Apprenticeships are future for youngsters

Calderdale College student, Emma Ramsdin, spent the day shadowing Craig Whittaker as part of National Apprenticeship Week 2012.
Calderdale College student, Emma Ramsdin, spent the day shadowing Craig Whittaker as part of National Apprenticeship Week 2012.
0
Have your say

Businesses across Calderdale have been celebrating new starters as part of National Apprenticeship Week 2012.

Calderdale College led the way with many of its students getting hands-on experience in workplaces.

Business administration student, Emma Ramsdin, 18, spent a day shadowing Calder Valley MP, Craig Whittaker.

She got the chance to go behind the scenes in the constituency office and got to see the filming of the BBC’s Sunday Politics Show which Mr Whittaker was appearing on.

Miss Ramsdin said: “I was interested to see how the MP’s office worked and looking at the similarities and differences in working to my own job.”

Mr Whittaker said: “I am happy to support the work of local apprentices and the work they do throughout the year. National Apprenticeship week is an opportunity to highlight the benefits of working as an apprentice and gaining recognised qualifications at the same time.”

The week long scheme, from February 6 to 10, wasn’t just for the younger generation.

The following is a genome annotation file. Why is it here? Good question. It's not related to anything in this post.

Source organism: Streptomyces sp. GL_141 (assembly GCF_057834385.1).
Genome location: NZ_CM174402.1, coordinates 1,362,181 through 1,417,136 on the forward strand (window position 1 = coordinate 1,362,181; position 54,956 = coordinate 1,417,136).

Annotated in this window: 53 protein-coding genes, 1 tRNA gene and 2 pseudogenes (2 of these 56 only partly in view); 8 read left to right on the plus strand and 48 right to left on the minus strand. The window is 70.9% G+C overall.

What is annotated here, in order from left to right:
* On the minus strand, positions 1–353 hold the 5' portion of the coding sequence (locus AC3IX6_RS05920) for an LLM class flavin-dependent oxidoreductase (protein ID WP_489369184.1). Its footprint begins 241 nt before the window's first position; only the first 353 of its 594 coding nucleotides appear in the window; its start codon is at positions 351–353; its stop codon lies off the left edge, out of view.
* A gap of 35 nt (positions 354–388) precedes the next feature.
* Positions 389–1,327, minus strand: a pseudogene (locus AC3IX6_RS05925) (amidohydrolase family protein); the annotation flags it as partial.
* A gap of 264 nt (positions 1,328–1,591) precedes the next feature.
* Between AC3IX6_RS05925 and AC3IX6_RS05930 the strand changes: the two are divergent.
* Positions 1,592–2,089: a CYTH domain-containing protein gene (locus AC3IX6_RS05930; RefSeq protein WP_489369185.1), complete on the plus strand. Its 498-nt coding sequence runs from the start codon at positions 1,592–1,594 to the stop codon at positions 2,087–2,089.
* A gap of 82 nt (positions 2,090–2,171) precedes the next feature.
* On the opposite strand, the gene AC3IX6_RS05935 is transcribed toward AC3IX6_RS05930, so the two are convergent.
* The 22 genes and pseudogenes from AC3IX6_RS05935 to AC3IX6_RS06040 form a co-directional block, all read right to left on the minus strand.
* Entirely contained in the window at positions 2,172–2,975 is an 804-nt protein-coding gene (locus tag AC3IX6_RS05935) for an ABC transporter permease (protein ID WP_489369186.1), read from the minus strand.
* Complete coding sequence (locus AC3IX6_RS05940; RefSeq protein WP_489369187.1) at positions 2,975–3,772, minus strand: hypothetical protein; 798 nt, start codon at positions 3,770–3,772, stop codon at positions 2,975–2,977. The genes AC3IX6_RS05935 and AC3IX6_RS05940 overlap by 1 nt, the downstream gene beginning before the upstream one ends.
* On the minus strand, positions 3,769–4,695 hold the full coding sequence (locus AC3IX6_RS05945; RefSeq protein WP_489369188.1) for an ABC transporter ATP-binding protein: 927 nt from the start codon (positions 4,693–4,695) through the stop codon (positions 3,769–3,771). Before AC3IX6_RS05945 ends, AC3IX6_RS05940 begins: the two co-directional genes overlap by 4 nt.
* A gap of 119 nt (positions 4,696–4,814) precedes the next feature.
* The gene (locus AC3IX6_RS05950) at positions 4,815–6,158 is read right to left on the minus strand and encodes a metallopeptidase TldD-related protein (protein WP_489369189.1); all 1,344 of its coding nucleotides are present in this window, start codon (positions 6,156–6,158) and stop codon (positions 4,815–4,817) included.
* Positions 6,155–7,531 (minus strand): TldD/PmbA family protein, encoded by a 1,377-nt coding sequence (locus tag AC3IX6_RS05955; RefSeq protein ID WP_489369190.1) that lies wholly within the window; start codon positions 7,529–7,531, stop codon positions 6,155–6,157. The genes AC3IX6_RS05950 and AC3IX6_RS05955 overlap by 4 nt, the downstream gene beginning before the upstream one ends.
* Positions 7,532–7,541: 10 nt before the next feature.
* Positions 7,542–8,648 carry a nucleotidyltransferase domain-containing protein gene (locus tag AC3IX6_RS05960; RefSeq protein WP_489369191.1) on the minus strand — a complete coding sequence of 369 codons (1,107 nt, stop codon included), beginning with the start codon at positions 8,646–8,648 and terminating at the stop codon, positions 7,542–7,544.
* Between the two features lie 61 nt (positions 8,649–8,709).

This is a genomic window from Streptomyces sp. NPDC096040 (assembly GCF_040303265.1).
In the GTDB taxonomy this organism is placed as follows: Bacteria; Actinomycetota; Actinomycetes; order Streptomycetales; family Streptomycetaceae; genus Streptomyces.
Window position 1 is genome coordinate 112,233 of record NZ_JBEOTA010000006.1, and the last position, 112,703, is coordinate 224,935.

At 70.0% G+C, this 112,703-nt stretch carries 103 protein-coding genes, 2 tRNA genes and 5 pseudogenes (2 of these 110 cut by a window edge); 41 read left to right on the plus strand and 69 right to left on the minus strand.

Calderdale College training officer Annette Levy went back to the floor at the Ark Nursery, Mytholmroyd.

Mrs Levy leads the college’s courses in childcare and work with young people but spent the day at the nursery to get the viewpoint of childcare apprentice.

She said: “I have an appreciation of my apprentices and how hard the work is to engage and stimulate children.

“The job is very similar to when I started, it is very interactive, supporting and playing with the children.”

Meanwhile Calderdale College student Simon Cutts is a prime example of the benefits of apprenticeships.

The 18-year-old worked as an apprentice with the college’s admin team as part of his customer service qualification and has now bagged himself a full time job at the college’s new Inspire Centre.

Simon said: “I have gained much more confidence and independence than before I started and feel I have become a different person.”

But the best example has to be Nestle factory worker Philip Ashton who started as an apprentice in 1971 and has worked his way up to being a project manager.

“Over 40 years I have held nine different roles without having to change company or venture out of the Halifax factory, with each role providing its own unique challenges,” he said.

“Although I chose to concentrate my career at the Halifax site the opportunities that exist are amazing even for anyone wishing to start on the bottom rung as an apprentice.”